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Lost & Foundry: Reviving Ghost Typography for a Good Cause

An Interview with Type Designers Stuart de Rozario and Pedro Arilla

Thomas Jockin
Oct 29, 2018 · 7 min read
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Kara in discussion with Michelle about her lettering project at GoogleNYC

Our global type superfamily converges monthly to help one another improve our letterforms over drinks.

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Left: Pedro Arilla, Right: Stuart de Rozario

What is Ghost Typography?

SR+PA: It’s an interesting concept: it refers to fading signage from previous times and ages. The beauty of it is that they are everywhere and they tell stories. We think it’s crucial to preserve these ghost signs because they are visual history and show how life once was.

The Lost & Foundry Project

SR+PA: Actually, it wasn’t only about restoring ghost typography. Lost & Foundry is more than that and the key aspect was to raise awareness and money for a charity: The House of St Barnabas. It is a social enterprise that aims to break the cycle of homelessness through its Employment Academy, a programme that works with people who have been affected by homelessness and supports them into lasting work. It does this by operating as a member’s club, with all profits from the club going to the Employment Academy.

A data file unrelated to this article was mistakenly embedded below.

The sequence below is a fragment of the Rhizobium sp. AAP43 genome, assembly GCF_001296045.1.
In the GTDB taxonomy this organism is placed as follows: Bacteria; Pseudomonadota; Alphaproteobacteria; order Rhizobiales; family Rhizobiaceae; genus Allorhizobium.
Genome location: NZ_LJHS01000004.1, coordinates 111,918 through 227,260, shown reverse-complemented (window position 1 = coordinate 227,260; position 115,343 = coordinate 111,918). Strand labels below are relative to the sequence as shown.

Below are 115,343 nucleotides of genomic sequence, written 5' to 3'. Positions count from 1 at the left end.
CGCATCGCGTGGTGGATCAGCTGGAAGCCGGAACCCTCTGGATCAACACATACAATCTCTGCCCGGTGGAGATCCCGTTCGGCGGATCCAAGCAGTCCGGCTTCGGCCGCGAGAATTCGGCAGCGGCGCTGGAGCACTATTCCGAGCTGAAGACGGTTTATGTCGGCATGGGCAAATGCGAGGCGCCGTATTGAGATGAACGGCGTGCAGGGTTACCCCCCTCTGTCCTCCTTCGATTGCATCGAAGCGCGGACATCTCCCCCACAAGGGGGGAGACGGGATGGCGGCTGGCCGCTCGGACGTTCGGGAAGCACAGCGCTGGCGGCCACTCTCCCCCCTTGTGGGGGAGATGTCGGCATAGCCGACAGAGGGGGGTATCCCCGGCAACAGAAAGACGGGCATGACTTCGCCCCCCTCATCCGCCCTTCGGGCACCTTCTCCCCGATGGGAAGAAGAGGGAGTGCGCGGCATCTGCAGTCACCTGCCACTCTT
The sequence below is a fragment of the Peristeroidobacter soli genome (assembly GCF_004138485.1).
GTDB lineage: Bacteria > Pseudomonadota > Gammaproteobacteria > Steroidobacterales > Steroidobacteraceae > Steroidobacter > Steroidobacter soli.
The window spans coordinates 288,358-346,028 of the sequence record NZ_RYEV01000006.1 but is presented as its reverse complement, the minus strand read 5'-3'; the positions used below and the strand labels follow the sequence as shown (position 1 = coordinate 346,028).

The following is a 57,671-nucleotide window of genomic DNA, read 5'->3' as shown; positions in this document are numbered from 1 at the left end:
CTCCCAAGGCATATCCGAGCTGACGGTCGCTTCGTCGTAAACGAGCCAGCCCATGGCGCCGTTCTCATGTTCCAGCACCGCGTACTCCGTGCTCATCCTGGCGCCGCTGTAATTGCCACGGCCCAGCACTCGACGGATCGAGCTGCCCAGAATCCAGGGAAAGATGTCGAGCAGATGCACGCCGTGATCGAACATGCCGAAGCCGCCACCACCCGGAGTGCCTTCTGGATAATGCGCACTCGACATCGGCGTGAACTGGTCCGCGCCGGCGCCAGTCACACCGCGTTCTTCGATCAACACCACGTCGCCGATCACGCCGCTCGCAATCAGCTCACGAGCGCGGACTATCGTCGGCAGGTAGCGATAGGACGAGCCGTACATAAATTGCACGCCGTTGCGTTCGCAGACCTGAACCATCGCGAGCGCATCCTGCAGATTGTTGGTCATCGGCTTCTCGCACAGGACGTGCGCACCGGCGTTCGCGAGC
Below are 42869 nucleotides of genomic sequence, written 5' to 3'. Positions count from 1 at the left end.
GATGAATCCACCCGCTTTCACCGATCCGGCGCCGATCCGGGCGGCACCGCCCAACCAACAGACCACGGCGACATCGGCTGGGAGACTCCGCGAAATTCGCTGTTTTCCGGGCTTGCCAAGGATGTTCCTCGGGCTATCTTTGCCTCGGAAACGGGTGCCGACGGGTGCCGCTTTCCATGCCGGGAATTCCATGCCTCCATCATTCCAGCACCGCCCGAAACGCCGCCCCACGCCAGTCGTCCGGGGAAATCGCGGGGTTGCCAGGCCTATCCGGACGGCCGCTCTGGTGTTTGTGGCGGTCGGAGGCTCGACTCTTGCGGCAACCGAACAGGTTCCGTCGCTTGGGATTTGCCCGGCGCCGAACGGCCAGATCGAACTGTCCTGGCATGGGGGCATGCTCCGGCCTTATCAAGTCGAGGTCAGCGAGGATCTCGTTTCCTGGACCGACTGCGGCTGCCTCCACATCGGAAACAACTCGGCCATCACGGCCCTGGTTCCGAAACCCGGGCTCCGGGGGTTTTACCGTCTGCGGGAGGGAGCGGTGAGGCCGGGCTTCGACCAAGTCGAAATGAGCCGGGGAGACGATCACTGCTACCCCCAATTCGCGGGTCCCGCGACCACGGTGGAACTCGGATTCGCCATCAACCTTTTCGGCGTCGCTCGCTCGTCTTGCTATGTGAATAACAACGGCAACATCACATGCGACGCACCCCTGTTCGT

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Stuart and Pedro’s approach in converting a historical source into a functional font

The Process of Conversion from a Historical Source

SR+PA: It started by taking photos of a particular sign that was chosen. We would research similar types of the period or even other signs in the area that were obviously created by the same hand or company. Then, we started to sketch the missing characters trying to capture the spirit of what existed. It’s an interesting exercise for two reasons; first of all because we had to get into the heads of other designers and try to understand his/her background, style, motivations and influences. Secondly, we live in a digital world and our eyes are conditioned to see shapes differently — the original craftsman/woman would have a different understanding of letters in those days. It was crucial for us designers to preserve that spirit and not to intoxicate the design with our 21st century hands.

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FS Cattle and its historical source
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Notice the upside down “S”

Where to learn more about Stuart and Pedro

SR+PA: You can grab us at Fontsmith where we have new typefaces available regularly and some exciting fonts for brands. Also, we edit a magazine on type and graphic design called Typenotes, and the Fontsmith blog. Stuart’s latest release (together with Andy Lethbridge) is FS Koopman, a robust hardworking grotesque. Pedro’s first typeface with Fontsmith will be available soon and we are sure you will love it.


Once you’ve gone bold, it never gets old

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